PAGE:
Complaint Review: TRIPADVISOR - Internet Internet
TRIPADVISOR The public doesn't really know how they are being manipulated. Trip advisor is like a virus Internet
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TripAdvisor, the popular hotel review site, which in theory is a gold mine for shared information, boasts some 25 million views a month, and although it isn't responsible for writing positive reviews to promote any one property, its messy, user-generated system is increasingly under fire for fomenting propaganda.
To the site's watchdogs, which include Arthur Frommer and BeatofHawaii.com, it was like an admission of guilt. TripAdvisor, they allege, has fallen victim to desperately self-promoting hotels (RV PARKS?) that have successfully learned to pad the reviews, trashing the purpose of the whole site.
Last summer, I gave my advice about how to interpret user-review sites such as TripAdvisor, and the Web site's defense has done nothing to change my prescription, so here it is again. My advice boils down to learning how to read between the lines:
Read as many reviews for a given place as you can and ignore the most glowing and most angry postings, which could be either from the owners or their rivals.
If an entry reads like it was written by a PR person (vaguely ecstatic, wording that sounds like a brochure, details no normal guest would notice), it just might have been. Sometimes, fake reviews will toss a few minor complaints in to lend credence. Likewise, the more professional a photo looks, the less trustworthy it becomes.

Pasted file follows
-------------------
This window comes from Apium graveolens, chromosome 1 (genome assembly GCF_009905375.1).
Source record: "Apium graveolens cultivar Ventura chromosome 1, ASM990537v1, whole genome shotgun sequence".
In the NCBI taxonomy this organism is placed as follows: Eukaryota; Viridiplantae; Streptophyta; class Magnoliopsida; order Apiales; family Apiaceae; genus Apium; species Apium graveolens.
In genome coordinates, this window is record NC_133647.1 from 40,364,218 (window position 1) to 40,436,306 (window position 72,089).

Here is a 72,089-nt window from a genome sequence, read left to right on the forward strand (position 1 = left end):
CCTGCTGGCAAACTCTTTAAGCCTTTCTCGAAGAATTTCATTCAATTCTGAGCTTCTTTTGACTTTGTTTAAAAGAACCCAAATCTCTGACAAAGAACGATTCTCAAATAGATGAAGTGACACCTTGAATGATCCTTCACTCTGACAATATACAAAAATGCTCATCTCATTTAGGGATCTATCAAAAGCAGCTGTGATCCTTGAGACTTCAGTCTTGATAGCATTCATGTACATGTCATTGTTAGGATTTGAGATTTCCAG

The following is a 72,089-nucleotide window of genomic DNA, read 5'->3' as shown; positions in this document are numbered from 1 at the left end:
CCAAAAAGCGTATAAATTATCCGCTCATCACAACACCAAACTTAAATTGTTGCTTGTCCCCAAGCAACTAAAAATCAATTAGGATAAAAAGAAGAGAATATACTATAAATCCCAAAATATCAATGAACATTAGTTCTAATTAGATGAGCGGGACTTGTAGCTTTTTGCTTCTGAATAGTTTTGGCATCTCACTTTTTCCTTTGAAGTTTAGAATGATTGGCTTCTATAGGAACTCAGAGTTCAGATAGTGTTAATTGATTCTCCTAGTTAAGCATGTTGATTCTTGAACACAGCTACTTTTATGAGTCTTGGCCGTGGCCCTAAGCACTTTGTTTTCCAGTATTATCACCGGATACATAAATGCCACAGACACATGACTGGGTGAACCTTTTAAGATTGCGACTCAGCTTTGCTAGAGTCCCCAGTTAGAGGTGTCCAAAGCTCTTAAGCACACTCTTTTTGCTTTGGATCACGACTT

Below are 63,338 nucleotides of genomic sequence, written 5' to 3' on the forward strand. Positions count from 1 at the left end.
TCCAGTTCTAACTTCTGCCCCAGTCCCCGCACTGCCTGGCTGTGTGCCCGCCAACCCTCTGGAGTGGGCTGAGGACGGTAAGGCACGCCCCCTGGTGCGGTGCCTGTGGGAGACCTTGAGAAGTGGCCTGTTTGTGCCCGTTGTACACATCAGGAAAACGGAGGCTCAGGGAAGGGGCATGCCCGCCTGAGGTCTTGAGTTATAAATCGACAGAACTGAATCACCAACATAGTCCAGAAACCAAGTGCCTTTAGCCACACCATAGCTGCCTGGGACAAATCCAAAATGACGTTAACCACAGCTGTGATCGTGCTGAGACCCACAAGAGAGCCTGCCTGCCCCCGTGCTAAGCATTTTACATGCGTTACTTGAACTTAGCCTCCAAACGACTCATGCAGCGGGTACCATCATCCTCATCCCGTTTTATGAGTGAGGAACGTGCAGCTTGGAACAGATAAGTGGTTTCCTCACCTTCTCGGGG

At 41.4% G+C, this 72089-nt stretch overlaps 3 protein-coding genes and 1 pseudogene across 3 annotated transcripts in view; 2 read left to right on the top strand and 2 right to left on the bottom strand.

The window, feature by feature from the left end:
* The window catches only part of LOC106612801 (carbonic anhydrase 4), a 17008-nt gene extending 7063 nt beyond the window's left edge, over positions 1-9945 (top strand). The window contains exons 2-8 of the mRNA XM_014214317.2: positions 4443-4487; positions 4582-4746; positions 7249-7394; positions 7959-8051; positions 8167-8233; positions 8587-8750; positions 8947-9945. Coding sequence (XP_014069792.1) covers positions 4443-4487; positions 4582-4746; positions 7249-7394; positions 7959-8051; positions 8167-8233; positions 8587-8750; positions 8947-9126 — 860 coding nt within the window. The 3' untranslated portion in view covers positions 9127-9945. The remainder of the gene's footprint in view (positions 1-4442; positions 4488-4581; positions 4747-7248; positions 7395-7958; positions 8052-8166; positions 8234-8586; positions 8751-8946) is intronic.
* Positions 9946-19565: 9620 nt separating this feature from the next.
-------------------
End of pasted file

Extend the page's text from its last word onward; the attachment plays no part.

Post regular reviews of your own on the sites you like. The more people post, the more the sites' phony write-ups will be diluted, and the more useful the databases become.
For some destinations with legions of fans, like Walt Disney World, read carefully
to determine whether the reviewer is truly appraising or unduly starry-eyed.
If a hotel's management consistently responds to negative reviews, take it as a promising sign that testifies to their attention to service.
Always consider the source and account for cultural differences. For example, American tourists frequently complain bitterly about the small hotel rooms in Europe. That doesn't mean the hotel's bad. Don't reach conclusions -- either positive or negative -- about places with only a few reviews.
If possible, temper your findings with write-ups from a newspaper or guide book, but remember that most publications only publish recommendations and they won't even bother printing a hotel listing if the review would be awful.
If websites like TripAdvisor are riddled with fake reviews, where will the traveler
Go for authentic advice, asks Charles Starmer-Smith.
THEY PREFER THE NEGATIVE REVIEWS BECAUSE THEY BELIEVE THAT THEY GET MORE HITS FROM THE NEGATIVE REVIEWS,
Is Trip Advisor paying for bad reviews?
This report was posted on Ripoff Report on 04/20/2010 12:08 PM and is a permanent record located here: https://www.ripoffreport.com/reports/tripadvisor/internet/tripadvisor-the-public-doesnt-really-know-how-they-are-being-manipulated-trip-advisor-i-594917. The posting time indicated is Arizona local time. Arizona does not observe daylight savings so the post time may be Mountain or Pacific depending on the time of year. Ripoff Report has an exclusive license to this report. It may not be copied without the written permission of Ripoff Report. READ: Foreign websites steal our content
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